Saturday, January 9, 2010

Cycling Monuments, Memorials, Plaques, etc., Part V

Jac Zwart, author of the Dutch language book "Wielermonumenten - Reisgids door de geschiedenis van de wielersport" (Cycling Monuments - Travel Guide through the History of the Sport of Cycling), contributes his third article, this about Gaetano Belloni.

"Today, January 9 2010, it is exactly 30 years ago that Gaetano Belloni died in Milano. He was born in 1892 in Pizzighettone, a small town near Milano. The village of Pizzighettone honours Belloni by a plaquette which is placed on his house of birth, on the corner of the Via Confine and the Via San Pietro.

The plaquette shows all of his victories, but it also mentions him as "eternal second". That is mainly because he faced strong competition from another famous rider in these days: Costante Girardengo. Belloni has won the Giro di Lombardia three times. In 1915, when he won for the first time, he was still an amateur and because of the World War I the majority of the strongest riders were absent. History repeated itself in 1918 when there was hardly any rider from outside Italy at the start. Ten years later, at the end of his career, he managed to win the Giro di Lombardia for the third time, beating Alfredo Binda. So he really deserved his other nickname, "the champion of the falling leafs". But he had also success in Milano - San Remo. In 1917, in cold weather with pouring rain, he left Girardengo and the Swiss rider Oscar Egg behind on the Passo Turchino. He finished 12 minutes before Girardengo, who arrived in second place. The second time he won Milano - San Remo was in 1920, the same year he won the Giro d'Italia for the first and only time. That was also the first year that the Giro crossed the Italian borders. Only ten riders managed to finish that edition of the Giro; Belloni won three stages and in the final classification he had an advantage of more than half an hour on Angelo Gremo who finished second."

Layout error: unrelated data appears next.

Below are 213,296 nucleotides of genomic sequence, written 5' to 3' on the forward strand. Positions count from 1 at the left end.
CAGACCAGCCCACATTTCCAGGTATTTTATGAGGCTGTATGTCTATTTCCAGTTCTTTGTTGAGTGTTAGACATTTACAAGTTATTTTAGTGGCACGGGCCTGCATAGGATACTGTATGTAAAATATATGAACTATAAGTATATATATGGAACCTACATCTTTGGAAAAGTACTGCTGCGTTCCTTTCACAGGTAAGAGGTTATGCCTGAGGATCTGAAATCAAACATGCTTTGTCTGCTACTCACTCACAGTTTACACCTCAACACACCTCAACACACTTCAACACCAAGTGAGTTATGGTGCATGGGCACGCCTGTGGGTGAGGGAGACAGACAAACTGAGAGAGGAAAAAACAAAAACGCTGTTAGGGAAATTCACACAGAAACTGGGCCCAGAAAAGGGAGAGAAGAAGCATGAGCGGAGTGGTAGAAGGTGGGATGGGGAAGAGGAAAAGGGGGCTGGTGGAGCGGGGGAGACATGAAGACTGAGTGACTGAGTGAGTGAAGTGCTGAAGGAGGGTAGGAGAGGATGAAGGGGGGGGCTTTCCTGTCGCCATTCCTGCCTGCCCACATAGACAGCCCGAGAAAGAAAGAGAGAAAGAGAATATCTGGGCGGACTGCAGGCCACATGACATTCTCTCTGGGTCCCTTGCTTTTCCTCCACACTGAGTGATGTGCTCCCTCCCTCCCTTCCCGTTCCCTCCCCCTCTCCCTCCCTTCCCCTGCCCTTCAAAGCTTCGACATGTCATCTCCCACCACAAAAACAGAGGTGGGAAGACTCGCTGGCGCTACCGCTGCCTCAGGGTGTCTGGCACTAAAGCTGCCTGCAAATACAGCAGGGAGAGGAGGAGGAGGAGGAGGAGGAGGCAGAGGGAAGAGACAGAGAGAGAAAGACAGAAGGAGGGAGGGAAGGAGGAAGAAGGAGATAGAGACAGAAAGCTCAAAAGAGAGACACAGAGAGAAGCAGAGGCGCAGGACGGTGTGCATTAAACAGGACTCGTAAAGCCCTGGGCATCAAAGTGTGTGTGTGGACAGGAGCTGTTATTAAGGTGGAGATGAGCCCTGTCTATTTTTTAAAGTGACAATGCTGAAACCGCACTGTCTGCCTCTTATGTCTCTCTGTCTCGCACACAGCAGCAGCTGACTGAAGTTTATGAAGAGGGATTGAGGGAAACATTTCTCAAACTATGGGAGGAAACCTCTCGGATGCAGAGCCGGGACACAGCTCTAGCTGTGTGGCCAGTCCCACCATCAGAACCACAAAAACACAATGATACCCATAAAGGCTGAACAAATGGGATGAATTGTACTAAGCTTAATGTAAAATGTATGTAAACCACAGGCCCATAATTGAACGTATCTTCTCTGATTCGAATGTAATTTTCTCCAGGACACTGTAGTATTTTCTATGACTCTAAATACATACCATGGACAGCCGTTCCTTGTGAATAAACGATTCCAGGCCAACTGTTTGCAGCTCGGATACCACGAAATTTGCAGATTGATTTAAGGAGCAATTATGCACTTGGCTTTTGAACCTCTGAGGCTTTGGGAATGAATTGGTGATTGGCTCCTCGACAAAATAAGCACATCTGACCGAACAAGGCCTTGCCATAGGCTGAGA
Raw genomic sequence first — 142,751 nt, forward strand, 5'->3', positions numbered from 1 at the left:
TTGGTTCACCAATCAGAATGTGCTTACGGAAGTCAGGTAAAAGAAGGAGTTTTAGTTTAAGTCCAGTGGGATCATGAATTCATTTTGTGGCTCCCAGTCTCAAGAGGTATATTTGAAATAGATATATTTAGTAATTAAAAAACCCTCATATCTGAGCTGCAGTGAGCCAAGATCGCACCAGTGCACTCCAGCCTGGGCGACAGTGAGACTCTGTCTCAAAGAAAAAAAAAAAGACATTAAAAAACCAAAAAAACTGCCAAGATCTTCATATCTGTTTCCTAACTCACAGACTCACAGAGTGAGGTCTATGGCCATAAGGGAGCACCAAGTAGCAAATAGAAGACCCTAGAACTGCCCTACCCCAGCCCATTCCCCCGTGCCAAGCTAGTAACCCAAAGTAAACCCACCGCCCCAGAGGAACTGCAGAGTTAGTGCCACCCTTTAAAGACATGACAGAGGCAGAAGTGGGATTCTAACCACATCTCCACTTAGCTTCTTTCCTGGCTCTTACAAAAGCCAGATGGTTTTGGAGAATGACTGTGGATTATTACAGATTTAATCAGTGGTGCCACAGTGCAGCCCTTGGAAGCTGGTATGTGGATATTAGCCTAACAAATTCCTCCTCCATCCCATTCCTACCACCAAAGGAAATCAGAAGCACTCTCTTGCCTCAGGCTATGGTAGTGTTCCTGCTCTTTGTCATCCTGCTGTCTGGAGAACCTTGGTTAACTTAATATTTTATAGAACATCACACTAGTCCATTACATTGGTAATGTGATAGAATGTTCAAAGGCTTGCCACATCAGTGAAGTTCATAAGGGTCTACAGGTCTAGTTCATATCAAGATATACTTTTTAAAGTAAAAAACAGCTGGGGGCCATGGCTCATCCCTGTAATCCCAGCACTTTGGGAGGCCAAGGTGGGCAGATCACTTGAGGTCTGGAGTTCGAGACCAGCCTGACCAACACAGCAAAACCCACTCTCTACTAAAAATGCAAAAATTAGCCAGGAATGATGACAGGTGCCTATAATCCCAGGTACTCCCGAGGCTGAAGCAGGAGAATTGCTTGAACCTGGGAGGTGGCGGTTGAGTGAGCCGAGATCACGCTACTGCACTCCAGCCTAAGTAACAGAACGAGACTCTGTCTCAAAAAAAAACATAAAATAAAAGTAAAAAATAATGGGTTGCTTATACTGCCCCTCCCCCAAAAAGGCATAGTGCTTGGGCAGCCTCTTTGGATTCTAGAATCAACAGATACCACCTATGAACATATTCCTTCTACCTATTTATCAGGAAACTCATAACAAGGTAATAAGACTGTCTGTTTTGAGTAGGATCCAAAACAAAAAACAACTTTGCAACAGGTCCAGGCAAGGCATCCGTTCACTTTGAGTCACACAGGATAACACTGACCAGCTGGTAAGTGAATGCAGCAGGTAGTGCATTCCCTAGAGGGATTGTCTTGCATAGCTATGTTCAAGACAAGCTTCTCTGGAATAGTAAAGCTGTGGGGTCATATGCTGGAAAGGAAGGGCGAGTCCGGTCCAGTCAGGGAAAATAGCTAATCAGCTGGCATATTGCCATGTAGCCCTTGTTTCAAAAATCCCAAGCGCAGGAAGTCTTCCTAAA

Stories for the Italian Cycling Journal welcome; contact me at There are more than 1,100 stories in this blog. The search feature to the right works best for finding subjects in the blog and there is also a translate button at the bottom so that you can translate each page.

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